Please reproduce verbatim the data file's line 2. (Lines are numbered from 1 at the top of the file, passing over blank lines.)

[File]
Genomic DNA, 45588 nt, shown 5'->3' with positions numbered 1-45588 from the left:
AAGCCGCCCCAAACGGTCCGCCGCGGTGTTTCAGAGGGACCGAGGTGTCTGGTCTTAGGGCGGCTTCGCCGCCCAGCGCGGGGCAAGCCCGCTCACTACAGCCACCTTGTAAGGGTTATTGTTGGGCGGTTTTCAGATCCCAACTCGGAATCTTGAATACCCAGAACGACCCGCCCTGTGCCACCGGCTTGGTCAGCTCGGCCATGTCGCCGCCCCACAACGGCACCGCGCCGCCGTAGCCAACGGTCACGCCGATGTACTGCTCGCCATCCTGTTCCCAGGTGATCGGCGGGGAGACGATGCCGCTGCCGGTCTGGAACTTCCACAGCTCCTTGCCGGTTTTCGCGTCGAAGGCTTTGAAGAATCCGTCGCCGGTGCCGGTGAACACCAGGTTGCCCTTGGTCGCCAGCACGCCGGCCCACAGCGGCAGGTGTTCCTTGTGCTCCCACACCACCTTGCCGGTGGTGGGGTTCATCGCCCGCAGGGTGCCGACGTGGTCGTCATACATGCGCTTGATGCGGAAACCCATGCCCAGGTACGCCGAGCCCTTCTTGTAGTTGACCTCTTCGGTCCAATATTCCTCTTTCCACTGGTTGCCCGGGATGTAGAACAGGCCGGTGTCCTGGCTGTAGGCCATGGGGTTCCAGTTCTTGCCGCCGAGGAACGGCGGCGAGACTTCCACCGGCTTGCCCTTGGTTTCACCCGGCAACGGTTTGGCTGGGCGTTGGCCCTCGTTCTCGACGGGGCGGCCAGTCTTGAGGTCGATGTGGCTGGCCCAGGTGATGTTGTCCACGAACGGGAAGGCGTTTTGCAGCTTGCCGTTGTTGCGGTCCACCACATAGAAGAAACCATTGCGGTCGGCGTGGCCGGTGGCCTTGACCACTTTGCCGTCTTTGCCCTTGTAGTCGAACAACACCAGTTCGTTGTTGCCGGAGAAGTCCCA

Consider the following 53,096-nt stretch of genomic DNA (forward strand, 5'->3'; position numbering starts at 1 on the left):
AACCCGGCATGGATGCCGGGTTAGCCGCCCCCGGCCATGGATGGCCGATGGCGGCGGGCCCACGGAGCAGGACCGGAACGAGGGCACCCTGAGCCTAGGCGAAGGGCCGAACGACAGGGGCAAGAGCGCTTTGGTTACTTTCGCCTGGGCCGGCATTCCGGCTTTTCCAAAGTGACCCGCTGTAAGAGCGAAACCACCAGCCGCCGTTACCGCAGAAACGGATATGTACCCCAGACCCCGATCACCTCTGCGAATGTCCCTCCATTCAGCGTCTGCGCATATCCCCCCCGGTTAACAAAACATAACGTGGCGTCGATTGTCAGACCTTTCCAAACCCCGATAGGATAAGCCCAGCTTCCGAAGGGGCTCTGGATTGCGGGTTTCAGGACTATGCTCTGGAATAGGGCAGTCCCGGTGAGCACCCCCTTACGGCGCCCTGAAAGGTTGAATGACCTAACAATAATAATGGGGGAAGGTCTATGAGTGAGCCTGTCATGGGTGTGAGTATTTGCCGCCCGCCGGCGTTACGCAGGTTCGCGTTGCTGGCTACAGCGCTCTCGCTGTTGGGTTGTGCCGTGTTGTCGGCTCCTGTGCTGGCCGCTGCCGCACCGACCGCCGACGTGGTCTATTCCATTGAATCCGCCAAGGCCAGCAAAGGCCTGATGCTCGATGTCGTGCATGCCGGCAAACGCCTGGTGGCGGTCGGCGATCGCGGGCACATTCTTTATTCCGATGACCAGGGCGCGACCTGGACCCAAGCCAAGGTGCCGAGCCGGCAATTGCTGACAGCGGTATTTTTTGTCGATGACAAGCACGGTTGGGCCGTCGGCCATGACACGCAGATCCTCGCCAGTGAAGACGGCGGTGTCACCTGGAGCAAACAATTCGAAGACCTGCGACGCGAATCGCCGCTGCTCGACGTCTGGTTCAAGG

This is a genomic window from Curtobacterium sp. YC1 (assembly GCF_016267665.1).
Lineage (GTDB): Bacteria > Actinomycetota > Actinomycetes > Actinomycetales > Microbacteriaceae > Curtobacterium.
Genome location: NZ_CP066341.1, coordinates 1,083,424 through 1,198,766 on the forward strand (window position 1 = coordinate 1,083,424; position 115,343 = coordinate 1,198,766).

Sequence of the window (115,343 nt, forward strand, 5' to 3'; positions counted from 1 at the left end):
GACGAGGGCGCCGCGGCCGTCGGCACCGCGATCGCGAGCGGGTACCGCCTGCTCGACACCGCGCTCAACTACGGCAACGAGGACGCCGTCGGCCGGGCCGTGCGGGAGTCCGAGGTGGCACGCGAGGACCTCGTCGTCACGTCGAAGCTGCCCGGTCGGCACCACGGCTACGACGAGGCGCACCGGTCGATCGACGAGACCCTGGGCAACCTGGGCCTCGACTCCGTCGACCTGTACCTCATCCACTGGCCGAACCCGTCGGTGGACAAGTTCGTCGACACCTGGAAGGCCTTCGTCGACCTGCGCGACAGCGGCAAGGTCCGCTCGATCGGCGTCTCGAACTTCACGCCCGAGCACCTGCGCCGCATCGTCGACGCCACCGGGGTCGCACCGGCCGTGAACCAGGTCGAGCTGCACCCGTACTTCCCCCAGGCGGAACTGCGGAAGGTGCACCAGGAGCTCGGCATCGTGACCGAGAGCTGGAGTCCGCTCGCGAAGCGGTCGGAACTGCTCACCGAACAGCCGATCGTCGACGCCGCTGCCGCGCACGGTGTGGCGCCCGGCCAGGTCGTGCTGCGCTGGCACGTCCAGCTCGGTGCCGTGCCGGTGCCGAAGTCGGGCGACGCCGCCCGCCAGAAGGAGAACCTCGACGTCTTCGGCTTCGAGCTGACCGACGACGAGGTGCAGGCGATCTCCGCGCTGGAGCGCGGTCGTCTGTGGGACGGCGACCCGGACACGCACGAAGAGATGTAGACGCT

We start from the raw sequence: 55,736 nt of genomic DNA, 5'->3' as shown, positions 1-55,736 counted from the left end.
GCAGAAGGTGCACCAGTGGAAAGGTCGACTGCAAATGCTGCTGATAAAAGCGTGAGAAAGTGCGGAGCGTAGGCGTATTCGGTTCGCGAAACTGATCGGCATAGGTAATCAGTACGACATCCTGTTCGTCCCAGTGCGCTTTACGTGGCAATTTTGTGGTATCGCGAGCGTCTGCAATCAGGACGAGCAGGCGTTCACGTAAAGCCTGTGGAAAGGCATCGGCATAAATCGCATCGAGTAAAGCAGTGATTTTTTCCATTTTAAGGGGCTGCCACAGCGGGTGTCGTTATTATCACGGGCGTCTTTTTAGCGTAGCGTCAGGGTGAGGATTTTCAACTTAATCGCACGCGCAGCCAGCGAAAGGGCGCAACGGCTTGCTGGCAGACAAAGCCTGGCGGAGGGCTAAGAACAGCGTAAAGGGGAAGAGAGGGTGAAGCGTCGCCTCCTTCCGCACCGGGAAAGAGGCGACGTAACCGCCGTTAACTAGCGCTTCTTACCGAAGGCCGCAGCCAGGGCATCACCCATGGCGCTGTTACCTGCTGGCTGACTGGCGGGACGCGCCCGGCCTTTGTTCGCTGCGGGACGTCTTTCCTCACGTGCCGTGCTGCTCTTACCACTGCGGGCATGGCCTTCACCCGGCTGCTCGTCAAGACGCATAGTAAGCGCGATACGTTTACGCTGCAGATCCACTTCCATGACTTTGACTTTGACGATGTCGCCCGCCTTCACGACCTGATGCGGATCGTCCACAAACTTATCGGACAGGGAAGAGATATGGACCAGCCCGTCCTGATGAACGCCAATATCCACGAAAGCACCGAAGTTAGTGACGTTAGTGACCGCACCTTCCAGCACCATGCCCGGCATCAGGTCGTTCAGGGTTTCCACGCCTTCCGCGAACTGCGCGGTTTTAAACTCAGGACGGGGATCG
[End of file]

AAGCCGCCCCAAACGGTCCGCCGCGGTGTTTCAGAGGGACCGAGGTGTCTGGTCTTAGGGCGGCTTCGCCGCCCAGCGCGGGGCAAGCCCGCTCACTACAGCCACCTTGTAAGGGTTATTGTTGGGCGGTTTTCAGATCCCAACTCGGAATCTTGAATACCCAGAACGACCCGCCCTGTGCCACCGGCTTGGTCAGCTCGGCCATGTCGCCGCCCCACAACGGCACCGCGCCGCCGTAGCCAACGGTCACGCCGATGTACTGCTCGCCATCCTGTTCCCAGGTGATCGGCGGGGAGACGATGCCGCTGCCGGTCTGGAACTTCCACAGCTCCTTGCCGGTTTTCGCGTCGAAGGCTTTGAAGAATCCGTCGCCGGTGCCGGTGAACACCAGGTTGCCCTTGGTCGCCAGCACGCCGGCCCACAGCGGCAGGTGTTCCTTGTGCTCCCACACCACCTTGCCGGTGGTGGGGTTCATCGCCCGCAGGGTGCCGACGTGGTCGTCATACATGCGCTTGATGCGGAAACCCATGCCCAGGTACGCCGAGCCCTTCTTGTAGTTGACCTCTTCGGTCCAATATTCCTCTTTCCACTGGTTGCCCGGGATGTAGAACAGGCCGGTGTCCTGGCTGTAGGCCATGGGGTTCCAGTTCTTGCCGCCGAGGAACGGCGGCGAGACTTCCACCGGCTTGCCCTTGGTTTCACCCGGCAACGGTTTGGCTGGGCGTTGGCCCTCGTTCTCGACGGGGCGGCCAGTCTTGAGGTCGATGTGGCTGGCCCAGGTGATGTTGTCCACGAACGGGAAGGCGTTTTGCAGCTTGCCGTTGTTGCGGTCCACCACATAGAAGAAACCATTGCGGTCGGCGTGGCCGGTGGCCTTGACCACTTTGCCGTCTTTGCCCTTGTAGTCGAACAACACCAGTTCGTTGTTGCCGGAGAAGTCCCA